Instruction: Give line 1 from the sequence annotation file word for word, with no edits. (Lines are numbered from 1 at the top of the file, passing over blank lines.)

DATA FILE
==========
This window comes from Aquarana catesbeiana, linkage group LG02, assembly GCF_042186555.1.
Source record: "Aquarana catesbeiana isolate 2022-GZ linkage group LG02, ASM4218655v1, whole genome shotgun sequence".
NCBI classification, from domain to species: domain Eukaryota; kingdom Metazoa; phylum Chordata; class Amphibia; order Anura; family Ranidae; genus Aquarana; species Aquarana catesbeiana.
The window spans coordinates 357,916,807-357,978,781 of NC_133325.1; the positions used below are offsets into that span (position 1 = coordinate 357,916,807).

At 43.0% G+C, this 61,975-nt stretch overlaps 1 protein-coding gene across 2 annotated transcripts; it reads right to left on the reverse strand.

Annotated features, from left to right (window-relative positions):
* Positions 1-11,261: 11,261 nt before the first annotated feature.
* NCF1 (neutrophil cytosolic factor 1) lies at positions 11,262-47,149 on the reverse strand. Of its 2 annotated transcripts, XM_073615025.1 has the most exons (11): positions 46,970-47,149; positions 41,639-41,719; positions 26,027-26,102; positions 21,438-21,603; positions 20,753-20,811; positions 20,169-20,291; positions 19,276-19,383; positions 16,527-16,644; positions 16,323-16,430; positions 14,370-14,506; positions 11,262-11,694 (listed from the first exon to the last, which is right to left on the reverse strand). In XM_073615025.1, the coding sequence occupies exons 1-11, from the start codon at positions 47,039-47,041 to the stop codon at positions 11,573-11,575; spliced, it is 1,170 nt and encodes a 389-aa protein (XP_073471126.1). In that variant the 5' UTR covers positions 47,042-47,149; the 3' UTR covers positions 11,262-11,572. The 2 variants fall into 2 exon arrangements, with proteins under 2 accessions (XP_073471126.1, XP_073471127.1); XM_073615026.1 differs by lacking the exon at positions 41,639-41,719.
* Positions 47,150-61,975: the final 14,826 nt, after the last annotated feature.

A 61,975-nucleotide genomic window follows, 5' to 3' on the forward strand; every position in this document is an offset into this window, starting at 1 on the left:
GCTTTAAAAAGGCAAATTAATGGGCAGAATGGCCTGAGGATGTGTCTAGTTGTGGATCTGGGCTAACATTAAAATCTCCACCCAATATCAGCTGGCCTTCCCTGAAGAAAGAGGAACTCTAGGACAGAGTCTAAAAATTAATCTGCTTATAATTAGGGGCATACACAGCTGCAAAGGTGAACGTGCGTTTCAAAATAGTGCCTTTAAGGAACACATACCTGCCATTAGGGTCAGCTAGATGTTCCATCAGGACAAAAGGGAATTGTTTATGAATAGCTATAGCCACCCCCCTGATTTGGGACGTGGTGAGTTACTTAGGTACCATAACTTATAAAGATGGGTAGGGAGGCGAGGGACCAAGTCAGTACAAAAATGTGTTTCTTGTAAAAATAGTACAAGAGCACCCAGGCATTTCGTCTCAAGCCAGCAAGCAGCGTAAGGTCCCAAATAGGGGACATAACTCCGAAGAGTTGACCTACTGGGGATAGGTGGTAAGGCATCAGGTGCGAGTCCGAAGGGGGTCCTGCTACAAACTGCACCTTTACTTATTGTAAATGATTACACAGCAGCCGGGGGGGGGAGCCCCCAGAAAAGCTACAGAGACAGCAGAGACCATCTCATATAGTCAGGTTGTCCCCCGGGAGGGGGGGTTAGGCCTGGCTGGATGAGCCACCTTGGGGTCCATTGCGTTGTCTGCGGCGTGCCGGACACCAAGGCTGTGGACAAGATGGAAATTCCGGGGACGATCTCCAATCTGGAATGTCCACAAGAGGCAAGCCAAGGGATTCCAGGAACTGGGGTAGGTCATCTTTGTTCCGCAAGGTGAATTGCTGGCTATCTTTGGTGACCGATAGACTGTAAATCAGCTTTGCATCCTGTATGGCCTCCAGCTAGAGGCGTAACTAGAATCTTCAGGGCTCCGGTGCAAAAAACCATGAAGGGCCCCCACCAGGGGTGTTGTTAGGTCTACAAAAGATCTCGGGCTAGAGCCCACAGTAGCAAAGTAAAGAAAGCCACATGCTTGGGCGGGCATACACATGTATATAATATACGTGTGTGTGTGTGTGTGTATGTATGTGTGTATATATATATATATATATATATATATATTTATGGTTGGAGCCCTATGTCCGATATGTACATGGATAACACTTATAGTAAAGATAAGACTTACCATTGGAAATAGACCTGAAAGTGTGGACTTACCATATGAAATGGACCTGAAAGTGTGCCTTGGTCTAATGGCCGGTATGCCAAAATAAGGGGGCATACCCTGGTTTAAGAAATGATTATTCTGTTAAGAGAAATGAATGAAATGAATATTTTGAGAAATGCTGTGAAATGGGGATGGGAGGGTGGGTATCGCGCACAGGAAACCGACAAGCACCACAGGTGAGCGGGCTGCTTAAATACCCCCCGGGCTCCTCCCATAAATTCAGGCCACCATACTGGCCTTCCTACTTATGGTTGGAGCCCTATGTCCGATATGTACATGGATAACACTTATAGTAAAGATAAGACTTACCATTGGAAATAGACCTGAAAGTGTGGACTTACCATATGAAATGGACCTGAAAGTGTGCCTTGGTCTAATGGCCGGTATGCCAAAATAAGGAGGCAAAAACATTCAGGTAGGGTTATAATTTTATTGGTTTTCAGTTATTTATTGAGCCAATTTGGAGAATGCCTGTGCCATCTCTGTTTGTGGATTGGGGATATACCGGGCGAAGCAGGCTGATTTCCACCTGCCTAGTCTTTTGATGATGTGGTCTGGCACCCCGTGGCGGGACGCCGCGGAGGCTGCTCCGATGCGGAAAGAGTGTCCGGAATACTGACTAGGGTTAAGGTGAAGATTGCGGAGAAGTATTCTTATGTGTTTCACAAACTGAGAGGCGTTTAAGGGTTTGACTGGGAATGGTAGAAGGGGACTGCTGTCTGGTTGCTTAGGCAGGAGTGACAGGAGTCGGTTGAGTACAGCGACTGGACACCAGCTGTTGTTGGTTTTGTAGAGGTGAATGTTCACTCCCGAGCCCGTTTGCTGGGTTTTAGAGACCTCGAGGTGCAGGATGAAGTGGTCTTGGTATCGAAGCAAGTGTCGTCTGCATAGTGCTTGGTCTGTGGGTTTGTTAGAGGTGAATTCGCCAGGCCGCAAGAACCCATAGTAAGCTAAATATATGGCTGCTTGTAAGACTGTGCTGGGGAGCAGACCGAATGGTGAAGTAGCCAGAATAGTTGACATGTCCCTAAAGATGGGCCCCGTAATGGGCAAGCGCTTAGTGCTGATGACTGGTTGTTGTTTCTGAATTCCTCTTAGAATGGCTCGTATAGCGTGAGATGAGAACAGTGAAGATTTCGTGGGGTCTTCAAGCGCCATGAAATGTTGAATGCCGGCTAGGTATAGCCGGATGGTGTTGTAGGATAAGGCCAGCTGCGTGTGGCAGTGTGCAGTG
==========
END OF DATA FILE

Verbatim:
This window comes from Aquarana catesbeiana, linkage group LG02, assembly GCF_042186555.1.